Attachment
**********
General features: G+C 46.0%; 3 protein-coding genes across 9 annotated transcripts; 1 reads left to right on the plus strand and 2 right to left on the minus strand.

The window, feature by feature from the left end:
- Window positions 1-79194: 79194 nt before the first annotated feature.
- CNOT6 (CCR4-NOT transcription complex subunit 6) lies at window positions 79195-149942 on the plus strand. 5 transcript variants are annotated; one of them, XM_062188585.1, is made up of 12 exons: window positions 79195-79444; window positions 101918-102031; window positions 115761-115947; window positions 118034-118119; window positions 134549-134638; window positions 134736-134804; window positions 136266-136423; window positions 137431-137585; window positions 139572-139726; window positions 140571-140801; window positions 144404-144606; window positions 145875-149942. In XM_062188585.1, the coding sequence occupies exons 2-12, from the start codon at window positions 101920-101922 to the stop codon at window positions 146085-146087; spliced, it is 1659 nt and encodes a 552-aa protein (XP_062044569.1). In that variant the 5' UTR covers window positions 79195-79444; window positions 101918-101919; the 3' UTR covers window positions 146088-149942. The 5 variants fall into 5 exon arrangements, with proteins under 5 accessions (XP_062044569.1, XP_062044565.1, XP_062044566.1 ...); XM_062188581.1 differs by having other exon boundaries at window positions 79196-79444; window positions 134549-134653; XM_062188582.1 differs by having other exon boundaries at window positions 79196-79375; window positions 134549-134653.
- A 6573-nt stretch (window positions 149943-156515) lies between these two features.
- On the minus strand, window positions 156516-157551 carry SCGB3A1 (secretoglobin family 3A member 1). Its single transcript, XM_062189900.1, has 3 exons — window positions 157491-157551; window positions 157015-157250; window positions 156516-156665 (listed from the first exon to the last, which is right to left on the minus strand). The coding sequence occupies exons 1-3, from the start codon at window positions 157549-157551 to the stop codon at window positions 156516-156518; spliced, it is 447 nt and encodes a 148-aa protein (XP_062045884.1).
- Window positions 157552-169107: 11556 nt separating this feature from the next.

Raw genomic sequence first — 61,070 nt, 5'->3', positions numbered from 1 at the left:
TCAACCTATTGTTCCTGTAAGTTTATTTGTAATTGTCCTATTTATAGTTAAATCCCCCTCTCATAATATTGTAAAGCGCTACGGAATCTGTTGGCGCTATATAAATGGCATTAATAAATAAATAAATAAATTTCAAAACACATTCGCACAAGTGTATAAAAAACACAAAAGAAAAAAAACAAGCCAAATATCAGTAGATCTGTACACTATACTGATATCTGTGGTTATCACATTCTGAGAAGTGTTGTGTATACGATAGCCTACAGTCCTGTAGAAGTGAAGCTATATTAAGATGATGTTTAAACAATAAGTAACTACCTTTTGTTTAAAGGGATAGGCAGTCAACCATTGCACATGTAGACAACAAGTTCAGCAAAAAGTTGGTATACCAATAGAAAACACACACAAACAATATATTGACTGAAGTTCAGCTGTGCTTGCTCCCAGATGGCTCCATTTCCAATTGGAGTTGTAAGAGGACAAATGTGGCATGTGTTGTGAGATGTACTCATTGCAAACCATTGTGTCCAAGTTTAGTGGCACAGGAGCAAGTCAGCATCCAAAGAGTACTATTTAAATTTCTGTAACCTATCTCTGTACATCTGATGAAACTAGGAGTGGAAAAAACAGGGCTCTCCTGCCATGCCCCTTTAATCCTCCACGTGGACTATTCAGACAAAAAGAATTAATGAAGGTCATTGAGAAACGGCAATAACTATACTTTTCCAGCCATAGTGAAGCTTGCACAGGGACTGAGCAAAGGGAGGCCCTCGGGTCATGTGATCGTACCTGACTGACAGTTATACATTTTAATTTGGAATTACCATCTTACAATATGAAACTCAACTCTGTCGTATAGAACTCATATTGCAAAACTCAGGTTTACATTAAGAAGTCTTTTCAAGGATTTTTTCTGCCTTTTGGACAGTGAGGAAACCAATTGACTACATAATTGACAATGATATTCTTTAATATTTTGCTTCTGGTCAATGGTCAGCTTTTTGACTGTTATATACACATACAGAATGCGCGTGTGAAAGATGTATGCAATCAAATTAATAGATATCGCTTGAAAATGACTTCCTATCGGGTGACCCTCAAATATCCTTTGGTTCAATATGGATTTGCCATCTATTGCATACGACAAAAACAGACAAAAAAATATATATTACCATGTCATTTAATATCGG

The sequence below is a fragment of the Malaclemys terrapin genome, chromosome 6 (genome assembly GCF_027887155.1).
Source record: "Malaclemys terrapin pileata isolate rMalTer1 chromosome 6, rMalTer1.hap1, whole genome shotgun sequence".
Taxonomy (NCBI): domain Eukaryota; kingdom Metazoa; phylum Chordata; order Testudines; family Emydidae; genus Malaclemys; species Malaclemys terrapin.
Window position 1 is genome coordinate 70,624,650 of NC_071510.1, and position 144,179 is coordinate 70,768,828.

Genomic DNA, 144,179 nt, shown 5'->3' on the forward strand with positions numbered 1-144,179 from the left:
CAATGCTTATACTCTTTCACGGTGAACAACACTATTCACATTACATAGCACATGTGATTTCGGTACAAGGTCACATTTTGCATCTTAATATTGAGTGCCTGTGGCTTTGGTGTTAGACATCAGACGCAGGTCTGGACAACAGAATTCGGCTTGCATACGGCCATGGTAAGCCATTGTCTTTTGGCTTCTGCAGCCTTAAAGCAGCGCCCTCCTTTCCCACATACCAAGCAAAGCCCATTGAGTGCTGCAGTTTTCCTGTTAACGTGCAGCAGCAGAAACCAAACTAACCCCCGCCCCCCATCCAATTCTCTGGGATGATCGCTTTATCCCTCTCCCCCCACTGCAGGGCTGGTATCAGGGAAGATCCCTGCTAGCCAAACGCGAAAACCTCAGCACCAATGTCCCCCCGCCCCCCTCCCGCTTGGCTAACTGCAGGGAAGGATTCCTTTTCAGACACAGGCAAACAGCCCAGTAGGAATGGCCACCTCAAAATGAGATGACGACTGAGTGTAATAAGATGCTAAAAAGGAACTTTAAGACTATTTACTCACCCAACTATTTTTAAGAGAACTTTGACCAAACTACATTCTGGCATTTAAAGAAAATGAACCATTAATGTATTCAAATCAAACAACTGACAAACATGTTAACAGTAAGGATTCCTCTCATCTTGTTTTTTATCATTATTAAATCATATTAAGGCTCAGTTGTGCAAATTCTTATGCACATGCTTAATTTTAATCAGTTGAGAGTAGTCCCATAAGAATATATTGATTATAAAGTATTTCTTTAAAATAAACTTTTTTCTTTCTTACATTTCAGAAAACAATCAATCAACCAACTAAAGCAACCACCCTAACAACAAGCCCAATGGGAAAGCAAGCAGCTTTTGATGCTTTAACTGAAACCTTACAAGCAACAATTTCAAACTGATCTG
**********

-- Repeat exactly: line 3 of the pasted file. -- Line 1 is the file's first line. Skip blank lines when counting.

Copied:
- Window positions 1-79194: 79194 nt before the first annotated feature.